I'm not always going to have a bodyguard. I can't rely on there always being some dude around to fix my problems and save the day. Because there's not. That's not even a post-breakup cynical stereotype thing - it's a reality. Sometimes, you might have someone nearby. Sometimes it'll be another girl, sometimes it'll be a guy, sometimes you'll be hanging out in a pack of people. But that fear doesn't go away. It lingers in the back of your mind, like a rank aftertaste, reminding you that you are small in a bad way, and that you have to stay on your guard, all the time.
What is there to be done?
I don't think the fear will ever go away. There are times when it is safer, but for the most part, my brain will always check exit routes, the blown street lamps, and where I'll be when the sun goes down. When I'm on the train, I'll scan for the solo seat, because there's no room for someone dangerous to sit nearby. Despite how I'd love to go walking at night outside by myself, I know that it'll nearly never be safe to do so in the city, so I won't. And I won't wear shoes I can't run in. I'll blend, as much as possible. Then, if they can't see me, I might be safer. It's a lie we tell ourselves. But it makes things easier.
When we were in school, the girls had restrictions placed on our attire. Rash shirts or one-pieces on swimming excursions. Board shorts, if you got 'em. No thin-strap singlet shirts, low-cut tops, or short shorts on mufti days or camps. They told us it was for sun safety (a valid thing in Australia), but in retrospect, the choice was rooted in the same decisions that controlled our skirt length. I understand that the decision might have been made for our safety, but I don't think they protected us from danger all that much.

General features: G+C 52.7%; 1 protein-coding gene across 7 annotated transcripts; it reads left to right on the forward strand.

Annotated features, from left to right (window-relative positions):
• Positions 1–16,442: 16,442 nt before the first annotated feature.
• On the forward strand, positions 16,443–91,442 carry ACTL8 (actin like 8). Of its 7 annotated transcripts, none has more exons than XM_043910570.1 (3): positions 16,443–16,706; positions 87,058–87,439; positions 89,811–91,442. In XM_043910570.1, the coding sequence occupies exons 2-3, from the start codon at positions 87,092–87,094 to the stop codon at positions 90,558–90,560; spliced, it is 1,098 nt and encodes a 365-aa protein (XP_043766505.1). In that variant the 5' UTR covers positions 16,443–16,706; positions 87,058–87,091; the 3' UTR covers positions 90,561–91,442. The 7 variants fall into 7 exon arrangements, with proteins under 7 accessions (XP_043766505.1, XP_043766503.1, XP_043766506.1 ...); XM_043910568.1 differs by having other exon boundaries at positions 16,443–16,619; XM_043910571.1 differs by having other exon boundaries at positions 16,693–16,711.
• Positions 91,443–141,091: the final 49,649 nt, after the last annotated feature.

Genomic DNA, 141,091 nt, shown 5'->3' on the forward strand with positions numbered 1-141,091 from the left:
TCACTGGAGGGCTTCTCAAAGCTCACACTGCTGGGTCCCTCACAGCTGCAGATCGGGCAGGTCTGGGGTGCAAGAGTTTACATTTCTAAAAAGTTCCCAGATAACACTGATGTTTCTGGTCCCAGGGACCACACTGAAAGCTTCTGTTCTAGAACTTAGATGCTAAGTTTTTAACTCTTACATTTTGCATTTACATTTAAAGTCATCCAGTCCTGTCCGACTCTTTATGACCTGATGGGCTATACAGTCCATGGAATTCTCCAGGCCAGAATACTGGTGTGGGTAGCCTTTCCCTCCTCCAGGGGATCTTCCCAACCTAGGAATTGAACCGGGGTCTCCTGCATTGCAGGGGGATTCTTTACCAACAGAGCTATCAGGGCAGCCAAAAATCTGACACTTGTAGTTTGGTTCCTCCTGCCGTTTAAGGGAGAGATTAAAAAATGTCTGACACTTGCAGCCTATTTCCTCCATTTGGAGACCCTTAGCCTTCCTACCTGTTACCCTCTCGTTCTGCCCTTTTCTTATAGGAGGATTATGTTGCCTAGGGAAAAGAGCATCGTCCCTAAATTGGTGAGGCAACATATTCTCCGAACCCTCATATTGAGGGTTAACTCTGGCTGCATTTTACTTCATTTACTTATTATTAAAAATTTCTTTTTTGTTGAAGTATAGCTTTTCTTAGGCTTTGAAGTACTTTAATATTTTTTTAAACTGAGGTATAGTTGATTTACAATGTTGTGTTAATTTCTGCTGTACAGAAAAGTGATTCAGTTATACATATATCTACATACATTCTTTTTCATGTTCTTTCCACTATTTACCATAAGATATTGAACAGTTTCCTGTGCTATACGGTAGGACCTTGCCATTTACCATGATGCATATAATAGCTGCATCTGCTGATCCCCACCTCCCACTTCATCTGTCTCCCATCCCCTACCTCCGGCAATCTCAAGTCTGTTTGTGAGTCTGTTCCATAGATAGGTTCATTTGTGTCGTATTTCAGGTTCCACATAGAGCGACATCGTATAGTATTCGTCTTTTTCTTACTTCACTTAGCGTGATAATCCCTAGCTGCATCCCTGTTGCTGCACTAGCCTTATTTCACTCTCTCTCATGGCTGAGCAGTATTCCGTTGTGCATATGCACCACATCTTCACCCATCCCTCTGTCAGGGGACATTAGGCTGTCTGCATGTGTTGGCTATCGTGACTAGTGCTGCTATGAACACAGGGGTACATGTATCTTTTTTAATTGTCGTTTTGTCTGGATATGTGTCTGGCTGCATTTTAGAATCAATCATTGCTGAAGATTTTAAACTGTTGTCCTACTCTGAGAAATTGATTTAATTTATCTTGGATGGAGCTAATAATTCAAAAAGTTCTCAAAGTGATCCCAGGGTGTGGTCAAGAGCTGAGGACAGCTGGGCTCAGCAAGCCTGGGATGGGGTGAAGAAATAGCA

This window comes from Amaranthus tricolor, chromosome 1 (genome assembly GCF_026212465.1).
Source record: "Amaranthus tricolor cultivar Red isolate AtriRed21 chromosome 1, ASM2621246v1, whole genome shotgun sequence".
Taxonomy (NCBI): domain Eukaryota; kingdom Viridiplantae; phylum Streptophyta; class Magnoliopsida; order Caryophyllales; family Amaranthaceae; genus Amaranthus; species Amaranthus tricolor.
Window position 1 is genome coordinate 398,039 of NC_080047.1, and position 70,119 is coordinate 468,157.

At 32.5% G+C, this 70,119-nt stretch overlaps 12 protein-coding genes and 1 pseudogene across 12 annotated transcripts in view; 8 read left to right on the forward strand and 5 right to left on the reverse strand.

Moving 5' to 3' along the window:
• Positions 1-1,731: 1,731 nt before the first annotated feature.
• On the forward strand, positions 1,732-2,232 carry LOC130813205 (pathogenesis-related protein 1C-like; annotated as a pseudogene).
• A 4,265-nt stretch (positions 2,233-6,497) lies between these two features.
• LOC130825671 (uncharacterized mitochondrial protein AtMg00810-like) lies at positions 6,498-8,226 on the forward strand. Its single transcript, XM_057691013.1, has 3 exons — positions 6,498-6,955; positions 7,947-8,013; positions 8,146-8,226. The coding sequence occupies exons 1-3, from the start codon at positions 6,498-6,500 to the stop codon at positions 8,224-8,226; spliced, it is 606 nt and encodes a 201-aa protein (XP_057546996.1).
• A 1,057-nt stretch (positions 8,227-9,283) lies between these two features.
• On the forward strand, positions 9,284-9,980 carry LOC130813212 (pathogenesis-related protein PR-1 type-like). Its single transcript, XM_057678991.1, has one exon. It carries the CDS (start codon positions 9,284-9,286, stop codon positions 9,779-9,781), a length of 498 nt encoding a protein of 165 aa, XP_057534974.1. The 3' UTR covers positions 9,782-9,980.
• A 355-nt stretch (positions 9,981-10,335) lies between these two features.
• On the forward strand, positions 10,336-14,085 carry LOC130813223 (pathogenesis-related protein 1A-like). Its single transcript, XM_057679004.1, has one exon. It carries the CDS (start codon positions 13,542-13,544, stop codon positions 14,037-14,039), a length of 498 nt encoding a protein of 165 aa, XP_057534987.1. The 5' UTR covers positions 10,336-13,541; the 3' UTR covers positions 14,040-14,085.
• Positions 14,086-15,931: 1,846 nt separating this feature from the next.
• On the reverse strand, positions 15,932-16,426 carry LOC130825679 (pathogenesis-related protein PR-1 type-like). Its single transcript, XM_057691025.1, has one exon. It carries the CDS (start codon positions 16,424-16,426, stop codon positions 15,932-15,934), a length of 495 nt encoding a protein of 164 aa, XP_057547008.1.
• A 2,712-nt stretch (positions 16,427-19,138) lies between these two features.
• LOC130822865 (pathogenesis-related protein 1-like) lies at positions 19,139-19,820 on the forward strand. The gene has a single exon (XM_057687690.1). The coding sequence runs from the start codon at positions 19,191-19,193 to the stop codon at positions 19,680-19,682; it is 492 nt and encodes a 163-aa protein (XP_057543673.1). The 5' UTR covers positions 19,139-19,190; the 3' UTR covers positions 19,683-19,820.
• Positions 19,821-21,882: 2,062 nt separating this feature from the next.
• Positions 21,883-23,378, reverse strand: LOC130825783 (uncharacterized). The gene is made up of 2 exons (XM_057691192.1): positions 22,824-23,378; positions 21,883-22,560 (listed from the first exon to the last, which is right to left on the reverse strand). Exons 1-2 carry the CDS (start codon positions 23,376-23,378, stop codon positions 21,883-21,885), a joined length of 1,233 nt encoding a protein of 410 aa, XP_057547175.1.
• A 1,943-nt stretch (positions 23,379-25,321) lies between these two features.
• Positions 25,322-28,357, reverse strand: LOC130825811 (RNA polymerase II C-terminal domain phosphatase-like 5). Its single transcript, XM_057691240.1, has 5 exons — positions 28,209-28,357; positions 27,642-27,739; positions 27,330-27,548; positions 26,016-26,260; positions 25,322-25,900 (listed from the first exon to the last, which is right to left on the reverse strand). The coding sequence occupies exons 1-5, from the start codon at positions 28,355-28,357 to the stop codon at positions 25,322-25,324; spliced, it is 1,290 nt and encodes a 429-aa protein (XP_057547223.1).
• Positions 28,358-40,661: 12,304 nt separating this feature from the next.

So what can be done?
I'll never stop being guarded. But making the in-between spaces safer for the vulnerable can be met from both sides.
I'm sharing this, so that the folk who've never had to consider what it might be like to feel the fear, to understand that it's there. That it doesn't go away, ever.
I'm sharing this because I want to teach the kids growing up now that people are to be respected and valued. That we're not just a collection of body parts for the amusement and use of each other. I want for us to raise a generation of protectors. And for them to raise a generation of protectors. But I'll teach kids how to be safe, too. Because I know that even if I taught every kid I met to look after other people, I know that I'd miss plenty who've grown up with the mindset that it's okay to use people. And I know that sin depraves the best of us to the lowest level.
In the meantime, I think it's okay for us to have well-rounded, female characters in our fiction - in case you were wondering about that still. I might have worked out where to park my car for my new job that isn't halfway down some nothing road with no lights, but there will be other car parks to navigate. There will be other train carriages to assess. There will be more creeps. And this will be true for others for a long time. So I think it's important for women to feel like they're allowed to be brave and powerful too. Because feeling vulnerable and powerless in a situation where you're so aware of it sucks.